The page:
I am coming to believe, as well, that brevity is not necessarily a virtue and that in fact the web is capable of sustaining a more in-depth, comprehensive and “long-winded” approach to story telling. Sure, browsing and clicking is usually a matter of brief encounters, but I am no longer convinced that this is evidence of a deterioration in reading habits or that the web induces a kind of ADD in its browsers. There is browsing, but there is also genuine research – which after all is where the net originated, in scholarly research and the need for researchers to communicate with one another. One of the responses I got from my first multimedia piece, on Dominican syncretic religious practices, was that I left out this or that sect, that I didn’t explore this or that theme – in short, that I was too cursory and too brief. Some of the viewers were prepared, indeed expected, a more filmlike treatment of the theme, something longer and more satisfying. I explained that given the current limitations of webstreaming I didn’t think I could provide such a structure, though I agreed it would be superior; and I wonder still whether this will eventually be possible, but I am convinced that our survival, our prosperity, depends on our ability to create such narrative structures and improve upon the current means of streaming information across the web.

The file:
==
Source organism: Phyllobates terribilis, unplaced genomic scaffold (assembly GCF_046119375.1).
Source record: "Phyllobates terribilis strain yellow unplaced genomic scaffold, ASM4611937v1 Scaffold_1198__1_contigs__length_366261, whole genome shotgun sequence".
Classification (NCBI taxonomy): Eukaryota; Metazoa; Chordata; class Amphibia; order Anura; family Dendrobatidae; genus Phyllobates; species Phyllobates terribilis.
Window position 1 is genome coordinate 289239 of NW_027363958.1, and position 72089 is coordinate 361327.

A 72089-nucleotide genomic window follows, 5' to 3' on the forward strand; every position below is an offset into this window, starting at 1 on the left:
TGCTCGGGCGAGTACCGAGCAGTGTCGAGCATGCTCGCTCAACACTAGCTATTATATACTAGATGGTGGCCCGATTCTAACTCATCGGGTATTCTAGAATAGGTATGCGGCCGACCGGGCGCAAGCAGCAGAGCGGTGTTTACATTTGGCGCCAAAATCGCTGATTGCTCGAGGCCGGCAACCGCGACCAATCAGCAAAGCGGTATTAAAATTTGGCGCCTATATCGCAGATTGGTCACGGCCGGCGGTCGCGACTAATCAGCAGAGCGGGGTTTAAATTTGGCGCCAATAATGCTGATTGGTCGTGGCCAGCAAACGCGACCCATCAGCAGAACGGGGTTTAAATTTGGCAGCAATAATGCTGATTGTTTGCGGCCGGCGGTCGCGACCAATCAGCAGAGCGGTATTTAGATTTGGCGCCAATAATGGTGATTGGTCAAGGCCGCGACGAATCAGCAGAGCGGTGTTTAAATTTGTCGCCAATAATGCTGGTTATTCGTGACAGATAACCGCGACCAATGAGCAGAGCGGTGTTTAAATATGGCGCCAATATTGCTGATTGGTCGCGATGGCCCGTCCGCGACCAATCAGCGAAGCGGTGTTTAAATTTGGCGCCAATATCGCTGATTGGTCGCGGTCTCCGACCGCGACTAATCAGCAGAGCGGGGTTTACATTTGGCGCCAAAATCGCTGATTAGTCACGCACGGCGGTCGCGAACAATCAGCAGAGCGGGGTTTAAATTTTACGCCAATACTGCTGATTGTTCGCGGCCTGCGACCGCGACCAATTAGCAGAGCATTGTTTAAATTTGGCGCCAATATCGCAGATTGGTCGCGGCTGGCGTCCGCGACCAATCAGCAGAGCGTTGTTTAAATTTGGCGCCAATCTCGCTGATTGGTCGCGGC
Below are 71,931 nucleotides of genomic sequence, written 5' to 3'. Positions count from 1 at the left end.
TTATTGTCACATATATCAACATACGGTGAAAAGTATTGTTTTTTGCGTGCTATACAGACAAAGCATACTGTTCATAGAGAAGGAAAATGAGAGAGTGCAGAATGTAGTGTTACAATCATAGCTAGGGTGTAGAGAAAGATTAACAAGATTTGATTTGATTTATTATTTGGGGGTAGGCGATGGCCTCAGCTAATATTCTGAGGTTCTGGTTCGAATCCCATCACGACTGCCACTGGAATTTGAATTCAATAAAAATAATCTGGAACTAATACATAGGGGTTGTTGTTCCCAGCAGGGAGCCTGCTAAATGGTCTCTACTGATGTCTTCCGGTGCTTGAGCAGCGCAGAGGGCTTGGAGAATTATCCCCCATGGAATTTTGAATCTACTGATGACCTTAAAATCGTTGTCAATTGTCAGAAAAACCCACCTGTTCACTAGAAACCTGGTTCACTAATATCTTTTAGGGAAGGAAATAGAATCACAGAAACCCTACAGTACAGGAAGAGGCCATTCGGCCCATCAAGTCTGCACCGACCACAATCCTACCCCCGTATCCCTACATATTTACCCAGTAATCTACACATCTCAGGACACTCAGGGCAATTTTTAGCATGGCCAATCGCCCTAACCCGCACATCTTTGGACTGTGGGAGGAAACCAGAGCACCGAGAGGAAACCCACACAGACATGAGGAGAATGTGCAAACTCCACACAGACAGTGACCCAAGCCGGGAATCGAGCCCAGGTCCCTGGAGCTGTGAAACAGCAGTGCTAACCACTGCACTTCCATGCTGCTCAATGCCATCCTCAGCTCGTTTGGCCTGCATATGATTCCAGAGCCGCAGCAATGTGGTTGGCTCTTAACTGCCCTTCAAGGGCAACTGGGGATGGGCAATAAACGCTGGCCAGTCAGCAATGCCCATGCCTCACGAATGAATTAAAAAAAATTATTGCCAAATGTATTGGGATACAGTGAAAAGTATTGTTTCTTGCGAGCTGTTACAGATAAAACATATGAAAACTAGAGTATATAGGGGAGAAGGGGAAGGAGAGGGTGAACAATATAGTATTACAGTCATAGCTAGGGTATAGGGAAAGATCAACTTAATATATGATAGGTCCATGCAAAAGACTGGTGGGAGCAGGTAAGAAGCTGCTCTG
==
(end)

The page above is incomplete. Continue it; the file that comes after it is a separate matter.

You may be aware of a movement called “Slow Food” which has arisen in response to the prevalence of fast food outlets globally and the putative unhealthfulness of such food. What I am advocating here is a greater investment of our time and energy in what could be dubbed “slow news” – news presented in greater depth and without strict allegiance to the time worn principles that govern the reporting of “events.” While it bears resemblance to what is usually called documentary, this approach goes beyond the discursive boundaries normally associated with that genre. I am advocating a form of digital reportage based more on the investigatory practices and principles embodied by the scholarly researchers who originally formed the raison d’être for the creation of the internet. Rather than report that a particular event has occurred, we explore its meaning; rather than note its passing, we fix it, we monumentalize it, we expand upon it through a variety of discourses. We assume that news is inherently, as the name suggests, a matter of reporting that which is “new” or current or instantaneous. Digital cameras and new forms of transmission have promoted this aspect of the news gathering industry, since they allow for speedy delivery of content. While this model will certainly continue to dominate the industry, I think that the web allows for an expansion of this other aspect of journalism, the analytic and investigatory branches of the trade. While we are hardpressed to find work on the frontlines of current events, we may well find that new opportunities will arise in this other market and that even the established media, once they figure out how to make the web pay, may eventually invest more money and effort in this area as well, so that a new kind of journalism can thrive and provide us with the means of making a living as well as pursuing what has to be one of the most interesting vocations available to people with a drive to understand the world about them and the curious habits of humankind.